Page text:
Alienation, Intimacy, and Gender: Problems for a History of Love in South Asia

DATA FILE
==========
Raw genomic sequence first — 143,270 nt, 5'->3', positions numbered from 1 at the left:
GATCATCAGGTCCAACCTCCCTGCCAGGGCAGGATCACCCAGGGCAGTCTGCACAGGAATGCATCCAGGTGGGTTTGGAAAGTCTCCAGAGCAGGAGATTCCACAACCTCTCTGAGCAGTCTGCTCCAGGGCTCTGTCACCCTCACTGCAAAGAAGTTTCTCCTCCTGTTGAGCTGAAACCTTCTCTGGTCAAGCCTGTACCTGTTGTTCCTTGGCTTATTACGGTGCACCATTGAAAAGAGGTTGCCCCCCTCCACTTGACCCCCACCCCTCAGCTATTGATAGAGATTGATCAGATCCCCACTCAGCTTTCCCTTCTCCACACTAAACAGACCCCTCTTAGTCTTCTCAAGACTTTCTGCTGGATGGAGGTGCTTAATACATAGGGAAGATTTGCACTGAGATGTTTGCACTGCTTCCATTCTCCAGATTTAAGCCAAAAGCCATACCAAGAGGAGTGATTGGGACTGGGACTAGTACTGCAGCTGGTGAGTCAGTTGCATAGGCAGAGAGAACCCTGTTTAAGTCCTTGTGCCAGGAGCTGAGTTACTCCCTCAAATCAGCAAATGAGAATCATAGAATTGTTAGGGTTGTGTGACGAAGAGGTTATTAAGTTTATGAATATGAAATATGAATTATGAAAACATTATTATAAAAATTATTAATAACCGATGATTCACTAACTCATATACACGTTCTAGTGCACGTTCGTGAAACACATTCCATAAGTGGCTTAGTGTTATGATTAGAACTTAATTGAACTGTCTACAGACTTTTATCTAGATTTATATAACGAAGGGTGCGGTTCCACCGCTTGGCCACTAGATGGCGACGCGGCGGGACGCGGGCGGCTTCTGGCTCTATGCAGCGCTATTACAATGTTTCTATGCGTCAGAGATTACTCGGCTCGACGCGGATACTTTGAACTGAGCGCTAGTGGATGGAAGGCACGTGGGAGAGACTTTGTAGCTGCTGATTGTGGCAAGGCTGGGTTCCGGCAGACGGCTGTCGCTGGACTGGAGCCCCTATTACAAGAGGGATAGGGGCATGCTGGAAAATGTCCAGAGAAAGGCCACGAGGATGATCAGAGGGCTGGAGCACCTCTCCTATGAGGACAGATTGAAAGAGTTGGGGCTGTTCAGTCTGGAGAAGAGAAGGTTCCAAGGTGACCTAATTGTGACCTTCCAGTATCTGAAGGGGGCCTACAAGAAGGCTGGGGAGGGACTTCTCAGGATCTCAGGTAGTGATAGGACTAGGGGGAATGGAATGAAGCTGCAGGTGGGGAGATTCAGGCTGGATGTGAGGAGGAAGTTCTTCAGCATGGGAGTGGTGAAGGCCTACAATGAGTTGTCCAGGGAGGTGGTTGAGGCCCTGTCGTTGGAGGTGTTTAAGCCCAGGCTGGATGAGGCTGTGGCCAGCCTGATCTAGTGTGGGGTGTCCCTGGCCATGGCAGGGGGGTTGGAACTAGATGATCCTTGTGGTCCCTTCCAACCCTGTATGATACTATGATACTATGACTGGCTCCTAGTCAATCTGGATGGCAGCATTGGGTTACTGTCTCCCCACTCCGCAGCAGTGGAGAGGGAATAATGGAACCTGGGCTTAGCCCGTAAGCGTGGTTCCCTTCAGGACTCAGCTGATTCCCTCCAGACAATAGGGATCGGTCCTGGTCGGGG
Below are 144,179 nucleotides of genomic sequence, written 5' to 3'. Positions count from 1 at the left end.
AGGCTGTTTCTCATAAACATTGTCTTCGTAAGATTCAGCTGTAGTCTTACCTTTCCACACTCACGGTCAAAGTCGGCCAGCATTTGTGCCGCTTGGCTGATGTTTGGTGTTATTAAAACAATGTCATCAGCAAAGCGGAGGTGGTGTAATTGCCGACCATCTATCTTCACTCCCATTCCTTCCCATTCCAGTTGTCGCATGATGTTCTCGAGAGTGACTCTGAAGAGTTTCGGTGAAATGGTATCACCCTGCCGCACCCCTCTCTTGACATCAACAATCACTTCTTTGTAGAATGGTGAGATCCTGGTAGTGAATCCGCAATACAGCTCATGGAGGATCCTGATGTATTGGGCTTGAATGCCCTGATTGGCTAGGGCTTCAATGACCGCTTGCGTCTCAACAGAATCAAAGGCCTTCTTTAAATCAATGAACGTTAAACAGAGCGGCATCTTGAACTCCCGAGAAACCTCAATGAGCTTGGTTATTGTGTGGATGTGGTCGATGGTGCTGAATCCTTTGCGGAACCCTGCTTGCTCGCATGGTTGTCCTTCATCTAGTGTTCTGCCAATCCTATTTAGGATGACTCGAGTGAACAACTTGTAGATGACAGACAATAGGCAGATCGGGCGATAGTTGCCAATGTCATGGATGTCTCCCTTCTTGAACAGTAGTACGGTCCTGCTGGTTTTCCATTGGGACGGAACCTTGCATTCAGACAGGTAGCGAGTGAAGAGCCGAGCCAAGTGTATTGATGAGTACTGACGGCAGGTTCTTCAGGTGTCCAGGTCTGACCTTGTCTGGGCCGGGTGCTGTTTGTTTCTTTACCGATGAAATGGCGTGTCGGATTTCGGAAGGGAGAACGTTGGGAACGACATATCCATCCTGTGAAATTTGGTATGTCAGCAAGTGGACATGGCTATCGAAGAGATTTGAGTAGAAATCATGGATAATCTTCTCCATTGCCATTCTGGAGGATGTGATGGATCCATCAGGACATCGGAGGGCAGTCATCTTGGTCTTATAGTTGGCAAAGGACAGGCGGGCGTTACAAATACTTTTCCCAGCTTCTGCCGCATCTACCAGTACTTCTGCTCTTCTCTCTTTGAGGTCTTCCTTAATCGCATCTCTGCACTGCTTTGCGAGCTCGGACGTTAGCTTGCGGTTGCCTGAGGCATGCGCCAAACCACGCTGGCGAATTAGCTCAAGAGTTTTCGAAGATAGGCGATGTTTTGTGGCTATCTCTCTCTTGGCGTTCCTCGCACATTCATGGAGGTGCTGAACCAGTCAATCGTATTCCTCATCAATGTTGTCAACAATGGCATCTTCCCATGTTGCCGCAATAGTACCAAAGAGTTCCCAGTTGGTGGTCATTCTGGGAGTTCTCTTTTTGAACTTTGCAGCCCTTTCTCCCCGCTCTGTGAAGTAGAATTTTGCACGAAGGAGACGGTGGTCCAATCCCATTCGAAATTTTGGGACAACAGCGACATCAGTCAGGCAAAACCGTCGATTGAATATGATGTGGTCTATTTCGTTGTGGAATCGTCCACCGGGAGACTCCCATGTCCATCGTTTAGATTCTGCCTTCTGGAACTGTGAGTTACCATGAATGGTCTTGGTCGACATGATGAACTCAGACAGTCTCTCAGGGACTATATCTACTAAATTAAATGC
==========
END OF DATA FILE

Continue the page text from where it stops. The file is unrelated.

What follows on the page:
Notwithstanding the debate around the presence and meanings of "homosexuality" in ancient Roman and Greek societies, there is one theme on which most of those who disagree can concur-the stratified nature of such societies, containing slaves, helots, and citizens. I This historical bedrock makes it possible to conduct the kind of debate that has emerged within that particular field of historical studies. For precolonial India, a histoty that puts slavery not at the margins of society but at its center is still to be written. The ubiquity of slaves, beginning their lives as social and natal isolates, through many epochs in the recorded Indian past, warrants such a study. Slavery in precolonial India would need to be carefully separated from the institution identified with eighteenth-and nineteenth-century plantation economies so that it would not be confiated with issues of fliolma but with a dialectic of a l i n t a ~ i o 1 1 and i11tinracy originating in peaceful sales and commerce characteristic of the South Asian evidence. Reading sexual relations in the Indian past through the lens of slavety adds important dimensions to our understanding of it.